Symbionts as filters of plant colonization of islands: tests of expected patterns and environmental consequences in the Galapagos.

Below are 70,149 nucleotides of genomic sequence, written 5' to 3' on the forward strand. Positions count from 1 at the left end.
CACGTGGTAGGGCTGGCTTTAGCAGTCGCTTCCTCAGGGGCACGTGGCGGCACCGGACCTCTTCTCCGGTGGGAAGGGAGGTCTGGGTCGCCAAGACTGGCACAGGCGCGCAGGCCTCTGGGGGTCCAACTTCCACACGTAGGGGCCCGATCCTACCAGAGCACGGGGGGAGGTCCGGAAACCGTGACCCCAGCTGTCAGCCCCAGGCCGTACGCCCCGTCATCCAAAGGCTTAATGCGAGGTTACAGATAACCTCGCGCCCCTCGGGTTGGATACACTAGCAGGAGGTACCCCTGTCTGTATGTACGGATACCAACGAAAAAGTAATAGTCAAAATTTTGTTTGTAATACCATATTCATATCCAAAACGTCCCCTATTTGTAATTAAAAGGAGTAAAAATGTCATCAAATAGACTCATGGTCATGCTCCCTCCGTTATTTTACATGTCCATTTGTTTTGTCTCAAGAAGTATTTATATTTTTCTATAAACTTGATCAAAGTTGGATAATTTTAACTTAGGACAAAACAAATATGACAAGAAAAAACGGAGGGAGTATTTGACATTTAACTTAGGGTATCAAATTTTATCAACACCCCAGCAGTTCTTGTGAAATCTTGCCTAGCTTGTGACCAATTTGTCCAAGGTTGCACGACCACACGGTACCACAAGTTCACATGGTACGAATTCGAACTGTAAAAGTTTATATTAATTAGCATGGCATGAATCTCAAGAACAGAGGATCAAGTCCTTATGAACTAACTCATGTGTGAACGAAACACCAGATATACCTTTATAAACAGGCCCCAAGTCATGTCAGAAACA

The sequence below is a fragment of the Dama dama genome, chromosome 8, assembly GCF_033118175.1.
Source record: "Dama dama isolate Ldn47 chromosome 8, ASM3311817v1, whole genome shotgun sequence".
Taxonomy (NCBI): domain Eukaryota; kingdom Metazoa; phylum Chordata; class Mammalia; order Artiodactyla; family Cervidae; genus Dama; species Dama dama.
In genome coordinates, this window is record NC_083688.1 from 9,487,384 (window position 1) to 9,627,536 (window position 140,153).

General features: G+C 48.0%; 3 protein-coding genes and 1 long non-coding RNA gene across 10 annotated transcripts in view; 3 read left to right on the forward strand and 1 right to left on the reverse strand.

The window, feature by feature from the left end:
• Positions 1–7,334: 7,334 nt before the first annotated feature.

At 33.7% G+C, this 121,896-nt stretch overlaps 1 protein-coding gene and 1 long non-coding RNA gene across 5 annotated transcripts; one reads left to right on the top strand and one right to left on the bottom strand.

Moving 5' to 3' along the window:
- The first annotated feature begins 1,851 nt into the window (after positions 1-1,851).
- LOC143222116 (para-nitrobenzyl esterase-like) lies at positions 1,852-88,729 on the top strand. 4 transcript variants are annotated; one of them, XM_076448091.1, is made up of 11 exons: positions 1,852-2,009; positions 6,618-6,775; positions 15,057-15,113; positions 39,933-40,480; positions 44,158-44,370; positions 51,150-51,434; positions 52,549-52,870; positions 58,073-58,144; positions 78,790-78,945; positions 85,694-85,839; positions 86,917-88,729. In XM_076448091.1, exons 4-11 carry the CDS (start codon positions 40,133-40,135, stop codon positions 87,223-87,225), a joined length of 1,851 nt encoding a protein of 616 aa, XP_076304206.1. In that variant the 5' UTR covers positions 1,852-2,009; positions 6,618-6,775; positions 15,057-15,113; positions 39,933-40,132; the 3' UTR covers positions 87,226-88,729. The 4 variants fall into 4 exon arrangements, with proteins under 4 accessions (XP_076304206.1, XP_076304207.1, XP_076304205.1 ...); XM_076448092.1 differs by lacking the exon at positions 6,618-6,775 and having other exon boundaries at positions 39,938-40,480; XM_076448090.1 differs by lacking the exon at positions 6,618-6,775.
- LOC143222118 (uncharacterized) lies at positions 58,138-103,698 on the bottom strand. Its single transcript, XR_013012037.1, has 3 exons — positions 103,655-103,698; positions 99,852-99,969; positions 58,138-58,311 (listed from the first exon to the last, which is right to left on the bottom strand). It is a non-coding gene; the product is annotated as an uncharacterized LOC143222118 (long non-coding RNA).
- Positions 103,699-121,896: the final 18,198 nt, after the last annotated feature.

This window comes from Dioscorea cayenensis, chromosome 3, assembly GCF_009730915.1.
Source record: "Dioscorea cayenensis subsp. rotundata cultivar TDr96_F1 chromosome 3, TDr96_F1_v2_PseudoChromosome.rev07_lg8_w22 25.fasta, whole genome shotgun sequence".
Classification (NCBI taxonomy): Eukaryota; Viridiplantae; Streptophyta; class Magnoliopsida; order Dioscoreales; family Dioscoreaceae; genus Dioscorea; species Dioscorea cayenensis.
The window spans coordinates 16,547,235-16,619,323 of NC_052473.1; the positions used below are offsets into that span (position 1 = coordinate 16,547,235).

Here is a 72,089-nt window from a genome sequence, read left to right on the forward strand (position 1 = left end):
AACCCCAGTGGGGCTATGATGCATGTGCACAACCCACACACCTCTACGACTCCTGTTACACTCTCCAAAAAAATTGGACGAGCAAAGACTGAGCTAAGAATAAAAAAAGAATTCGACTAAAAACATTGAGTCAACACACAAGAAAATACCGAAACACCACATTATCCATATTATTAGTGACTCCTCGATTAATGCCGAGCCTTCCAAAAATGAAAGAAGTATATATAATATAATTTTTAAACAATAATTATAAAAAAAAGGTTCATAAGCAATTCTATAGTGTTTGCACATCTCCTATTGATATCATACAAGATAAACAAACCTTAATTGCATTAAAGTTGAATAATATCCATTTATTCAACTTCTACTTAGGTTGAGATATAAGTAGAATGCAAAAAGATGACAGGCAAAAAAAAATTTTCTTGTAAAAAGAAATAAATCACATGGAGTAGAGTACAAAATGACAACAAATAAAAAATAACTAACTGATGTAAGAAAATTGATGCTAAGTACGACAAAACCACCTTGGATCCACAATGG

The establishments of new organisms that arrive naturally or with anthropogenic assistance depend primarily on local conditions, including biotic interactions. We hypothesized that plants that rely on fungal symbionts are less likely to successfully colonize remote environments such as oceanic islands, and this can shape subsequent island ecology. We analyzed the mycorrhizal status of Santa Cruz Island, Galapagos flora compared with the mainland Ecuador flora of origin. We experimentally determined plant responsiveness and plant-soil feedback of the island flora and assessed mycorrhizal density and soil aggregate stability of island sites. We found that a greater proportion of the native island flora species belongs to families that typically do not associate with mycorrhizal fungi than expected based upon the mainland flora of origin and the naturalized flora of the island. Native plants benefited significantly less from soil fungi and had weaker negative soil feedbacks than introduced species. This is consistent with the observation that field sites dominated by native plant species had lower arbuscular mycorrhizal (AM) fungal density and lower soil aggregate stability than invaded field sites at the island. We found support for a mycorrhizal filter to the initial colonization of the Galapagos.